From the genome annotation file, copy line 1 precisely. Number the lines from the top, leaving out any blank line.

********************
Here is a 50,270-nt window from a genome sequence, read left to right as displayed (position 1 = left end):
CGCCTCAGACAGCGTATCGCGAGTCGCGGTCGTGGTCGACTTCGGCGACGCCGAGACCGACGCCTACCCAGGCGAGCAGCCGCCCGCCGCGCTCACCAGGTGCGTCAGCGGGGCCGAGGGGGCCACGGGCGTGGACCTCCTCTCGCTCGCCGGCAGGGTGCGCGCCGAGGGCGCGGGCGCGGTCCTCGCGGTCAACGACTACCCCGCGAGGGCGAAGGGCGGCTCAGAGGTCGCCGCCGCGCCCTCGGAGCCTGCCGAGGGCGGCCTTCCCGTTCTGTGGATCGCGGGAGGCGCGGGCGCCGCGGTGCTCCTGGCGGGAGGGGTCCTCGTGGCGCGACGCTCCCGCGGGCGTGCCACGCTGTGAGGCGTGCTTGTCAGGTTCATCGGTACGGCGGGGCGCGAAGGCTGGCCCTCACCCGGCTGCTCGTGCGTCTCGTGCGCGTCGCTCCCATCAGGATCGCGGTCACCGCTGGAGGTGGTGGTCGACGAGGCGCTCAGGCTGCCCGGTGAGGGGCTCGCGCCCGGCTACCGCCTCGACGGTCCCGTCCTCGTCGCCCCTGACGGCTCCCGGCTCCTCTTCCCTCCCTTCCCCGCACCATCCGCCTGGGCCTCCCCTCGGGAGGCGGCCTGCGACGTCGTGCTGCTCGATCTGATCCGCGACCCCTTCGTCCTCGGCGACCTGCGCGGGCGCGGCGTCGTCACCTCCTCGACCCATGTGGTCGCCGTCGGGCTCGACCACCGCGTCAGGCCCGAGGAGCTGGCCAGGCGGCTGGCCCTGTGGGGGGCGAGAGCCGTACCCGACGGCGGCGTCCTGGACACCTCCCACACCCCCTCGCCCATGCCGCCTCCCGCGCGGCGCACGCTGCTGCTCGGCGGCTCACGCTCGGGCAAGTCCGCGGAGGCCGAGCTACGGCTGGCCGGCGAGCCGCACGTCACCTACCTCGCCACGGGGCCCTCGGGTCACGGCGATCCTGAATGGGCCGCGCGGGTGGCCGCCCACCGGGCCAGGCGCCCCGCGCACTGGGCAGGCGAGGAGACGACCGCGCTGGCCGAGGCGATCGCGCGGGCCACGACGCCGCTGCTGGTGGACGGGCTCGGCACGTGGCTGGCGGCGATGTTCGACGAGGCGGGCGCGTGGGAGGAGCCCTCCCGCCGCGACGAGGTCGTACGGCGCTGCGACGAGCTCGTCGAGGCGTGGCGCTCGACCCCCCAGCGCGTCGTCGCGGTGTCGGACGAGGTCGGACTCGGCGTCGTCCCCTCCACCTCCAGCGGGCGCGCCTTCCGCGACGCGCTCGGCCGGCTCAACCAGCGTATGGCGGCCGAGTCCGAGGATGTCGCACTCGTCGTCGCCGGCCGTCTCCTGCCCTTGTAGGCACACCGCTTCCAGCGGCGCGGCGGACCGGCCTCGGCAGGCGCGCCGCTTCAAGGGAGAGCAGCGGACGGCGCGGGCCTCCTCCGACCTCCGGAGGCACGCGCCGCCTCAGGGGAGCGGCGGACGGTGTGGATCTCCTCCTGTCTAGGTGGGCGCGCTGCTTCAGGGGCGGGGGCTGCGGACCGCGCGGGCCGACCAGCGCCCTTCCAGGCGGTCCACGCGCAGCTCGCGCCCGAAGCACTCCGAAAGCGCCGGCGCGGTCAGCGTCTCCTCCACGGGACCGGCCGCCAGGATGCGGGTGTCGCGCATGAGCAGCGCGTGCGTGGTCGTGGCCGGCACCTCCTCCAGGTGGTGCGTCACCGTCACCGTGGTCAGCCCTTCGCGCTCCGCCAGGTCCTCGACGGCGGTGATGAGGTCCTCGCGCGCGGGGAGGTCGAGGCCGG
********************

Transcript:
Here is a 50,270-nt window from a genome sequence, read left to right as displayed (position 1 = left end):